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Close to 160 UK bands attended this year’s SXSW Festival in Austin, Texas. The two main venues for UK acts were the British Music Embassy and Sellers Underground on 4th Street, which is in the heart of the city.

British Music Embassy is curated by the Department for Business and Trade, Music Export Growth Scheme, and a list of music industry partners.

MU Head of International Dave Webster speaks onstage at an SXSW Networking Event

Sellers Underground is the home of UK music export organisation British Underground. They collated a series of evening showcases with partners such as labels and promoters including Speedy Wunderground, Alcopop, and Jazz Refreshed.

As the union’s Head of International, my job at SXSW was to support as many musicians as possible, recruit new members and discuss the work of the MU.

Meeting artists backed by the International Showcase Fund

Thirty-five of the artists performing were backed by the PRS Foundation International Showcase Fund, such as Scottish band Dead Pony, and I had the opportunity to talk to them about the ways that the MU helps and supports its members. The importance of a trade union for musicians was acknowledged by all the musicians I spoke to over the course of the week.

Sometimes, for emerging artists, finding union fees for all band members can be a challenge in these difficult times. Having one or two members of the band in MU membership is a great start. But with all the band in membership, we can then provide a partnership agreement, the entire band are covered for public liability, and all can benefit from the advice and services the union provides.

The International Showcase Fund held their Grantees and Partners Breakfast networking session on day two of SXSW. Thanks to PRS Foundation CEO Joe Frankland for inviting me on stage to introduce the MU to the assembled artists.

Large group of musicians assembled in support of the Let The Music Move campaign

As part of the campaign against the proposed increase to US visa petition fees, Let the Music Move were also at the session and all attendees took part in a photocall to show their support. The campaign, started by the Music Managers Forum and Featured Artists Coalition, is also backed by the MU and the band Panic Shack were on hand to show their support.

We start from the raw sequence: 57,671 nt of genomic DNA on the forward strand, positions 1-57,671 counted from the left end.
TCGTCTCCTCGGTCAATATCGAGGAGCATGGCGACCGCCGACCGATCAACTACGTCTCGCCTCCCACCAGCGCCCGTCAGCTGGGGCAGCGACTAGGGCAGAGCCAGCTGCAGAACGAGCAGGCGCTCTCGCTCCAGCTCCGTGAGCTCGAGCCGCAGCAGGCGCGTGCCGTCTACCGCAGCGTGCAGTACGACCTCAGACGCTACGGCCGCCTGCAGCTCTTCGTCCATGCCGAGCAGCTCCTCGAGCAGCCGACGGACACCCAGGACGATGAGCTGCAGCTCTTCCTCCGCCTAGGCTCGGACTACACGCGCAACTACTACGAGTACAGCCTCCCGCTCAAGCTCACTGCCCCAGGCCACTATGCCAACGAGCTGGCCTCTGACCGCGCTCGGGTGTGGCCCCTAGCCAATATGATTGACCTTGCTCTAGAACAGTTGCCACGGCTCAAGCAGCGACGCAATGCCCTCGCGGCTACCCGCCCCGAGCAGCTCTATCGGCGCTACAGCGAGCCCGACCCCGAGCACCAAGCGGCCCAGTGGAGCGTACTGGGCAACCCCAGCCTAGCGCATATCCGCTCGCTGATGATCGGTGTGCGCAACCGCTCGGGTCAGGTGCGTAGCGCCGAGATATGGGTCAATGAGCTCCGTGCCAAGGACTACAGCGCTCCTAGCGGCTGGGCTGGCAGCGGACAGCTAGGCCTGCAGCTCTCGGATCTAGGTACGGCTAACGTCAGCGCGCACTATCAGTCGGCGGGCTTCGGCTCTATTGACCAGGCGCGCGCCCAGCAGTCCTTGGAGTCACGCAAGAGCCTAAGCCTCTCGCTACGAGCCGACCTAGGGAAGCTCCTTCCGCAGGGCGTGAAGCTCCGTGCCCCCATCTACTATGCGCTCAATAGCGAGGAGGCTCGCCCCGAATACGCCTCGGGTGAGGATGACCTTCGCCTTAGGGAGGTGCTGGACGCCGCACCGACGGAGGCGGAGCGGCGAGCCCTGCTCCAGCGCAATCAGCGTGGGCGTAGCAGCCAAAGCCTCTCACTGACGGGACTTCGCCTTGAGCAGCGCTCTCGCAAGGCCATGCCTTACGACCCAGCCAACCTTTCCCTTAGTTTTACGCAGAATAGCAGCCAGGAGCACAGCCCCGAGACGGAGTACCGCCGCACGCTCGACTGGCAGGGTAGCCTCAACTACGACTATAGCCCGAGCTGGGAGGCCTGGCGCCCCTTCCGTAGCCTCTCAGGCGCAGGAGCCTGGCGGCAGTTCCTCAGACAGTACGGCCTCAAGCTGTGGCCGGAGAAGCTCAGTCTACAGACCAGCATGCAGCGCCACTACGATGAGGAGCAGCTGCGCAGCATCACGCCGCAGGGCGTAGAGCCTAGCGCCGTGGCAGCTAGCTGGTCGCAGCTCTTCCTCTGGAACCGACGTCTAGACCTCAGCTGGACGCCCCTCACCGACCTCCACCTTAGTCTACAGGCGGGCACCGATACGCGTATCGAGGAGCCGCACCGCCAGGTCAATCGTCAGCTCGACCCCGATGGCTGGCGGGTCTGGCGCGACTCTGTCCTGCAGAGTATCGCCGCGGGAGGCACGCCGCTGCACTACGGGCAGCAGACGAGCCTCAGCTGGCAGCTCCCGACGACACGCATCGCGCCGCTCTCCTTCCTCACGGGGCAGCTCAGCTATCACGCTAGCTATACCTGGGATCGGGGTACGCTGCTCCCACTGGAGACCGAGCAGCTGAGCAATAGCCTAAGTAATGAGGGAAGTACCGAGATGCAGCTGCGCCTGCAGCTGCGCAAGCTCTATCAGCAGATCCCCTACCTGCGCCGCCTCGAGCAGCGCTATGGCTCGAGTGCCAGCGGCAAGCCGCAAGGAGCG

Helping out with contracts through our Contract Advisory Service certainly helped MU member Gen from North of England band Gen and The Degenerates. The whole band dropped by for a chat and to show their support for the Let the Music Move Campaign.

The best of emerging UK jazz

Later in the day, I met Balimaya Project at Sellers Underground, the venue for the British Underground/Jazz Refreshed evening showcasing the best of emerging UK jazz. This ten-piece band, led by percussionist Yaheal Camara Onono wowed audiences with their West African inspired jazz.

Balimaya project pose outside Sellers Underground

Also playing at the Jazz Refreshed showcase was MU Midlands member Marcus Joseph. Marcus, like so many of the UK’s artists, is looking to expand contacts in the US and make all the right connections to develop his career there. Being an MU member has been invaluable to Marcus through the advice and guidance he has been able to get to help him achieve his career goals.

Brighton band Dutch Criminal Record, who played the British Underground Alcopop showcase, also told me that they found MU guidance on working in the EU and legal advice from their Regional Office invaluable.